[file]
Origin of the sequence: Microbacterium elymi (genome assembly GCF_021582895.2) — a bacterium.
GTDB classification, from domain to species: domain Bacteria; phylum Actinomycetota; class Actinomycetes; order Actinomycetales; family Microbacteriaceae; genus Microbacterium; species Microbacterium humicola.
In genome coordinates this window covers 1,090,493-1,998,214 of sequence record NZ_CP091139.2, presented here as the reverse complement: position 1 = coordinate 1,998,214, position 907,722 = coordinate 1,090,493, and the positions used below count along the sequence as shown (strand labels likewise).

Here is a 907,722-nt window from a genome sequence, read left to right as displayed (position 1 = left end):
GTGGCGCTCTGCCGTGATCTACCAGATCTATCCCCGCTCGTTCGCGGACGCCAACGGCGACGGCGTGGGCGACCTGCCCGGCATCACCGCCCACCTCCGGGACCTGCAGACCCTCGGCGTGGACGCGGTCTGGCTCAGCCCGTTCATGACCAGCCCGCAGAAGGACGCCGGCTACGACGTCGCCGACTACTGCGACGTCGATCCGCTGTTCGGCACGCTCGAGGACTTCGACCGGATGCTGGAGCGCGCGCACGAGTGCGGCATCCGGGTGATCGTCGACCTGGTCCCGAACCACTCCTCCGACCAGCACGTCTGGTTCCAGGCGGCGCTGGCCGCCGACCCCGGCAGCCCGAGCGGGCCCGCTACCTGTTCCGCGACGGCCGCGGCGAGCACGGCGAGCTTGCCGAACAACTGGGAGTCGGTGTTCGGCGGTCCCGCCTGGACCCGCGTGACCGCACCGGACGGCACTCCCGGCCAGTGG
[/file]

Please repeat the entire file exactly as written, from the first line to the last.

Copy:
Origin of the sequence: Microbacterium elymi (genome assembly GCF_021582895.2) — a bacterium.
GTDB classification, from domain to species: domain Bacteria; phylum Actinomycetota; class Actinomycetes; order Actinomycetales; family Microbacteriaceae; genus Microbacterium; species Microbacterium humicola.
In genome coordinates this window covers 1,090,493-1,998,214 of sequence record NZ_CP091139.2, presented here as the reverse complement: position 1 = coordinate 1,998,214, position 907,722 = coordinate 1,090,493, and the positions used below count along the sequence as shown (strand labels likewise).

Here is a 907,722-nt window from a genome sequence, read left to right as displayed (position 1 = left end):
GTGGCGCTCTGCCGTGATCTACCAGATCTATCCCCGCTCGTTCGCGGACGCCAACGGCGACGGCGTGGGCGACCTGCCCGGCATCACCGCCCACCTCCGGGACCTGCAGACCCTCGGCGTGGACGCGGTCTGGCTCAGCCCGTTCATGACCAGCCCGCAGAAGGACGCCGGCTACGACGTCGCCGACTACTGCGACGTCGATCCGCTGTTCGGCACGCTCGAGGACTTCGACCGGATGCTGGAGCGCGCGCACGAGTGCGGCATCCGGGTGATCGTCGACCTGGTCCCGAACCACTCCTCCGACCAGCACGTCTGGTTCCAGGCGGCGCTGGCCGCCGACCCCGGCAGCCCGAGCGGGCCCGCTACCTGTTCCGCGACGGCCGCGGCGAGCACGGCGAGCTTGCCGAACAACTGGGAGTCGGTGTTCGGCGGTCCCGCCTGGACCCGCGTGACCGCACCGGACGGCACTCCCGGCCAGTGG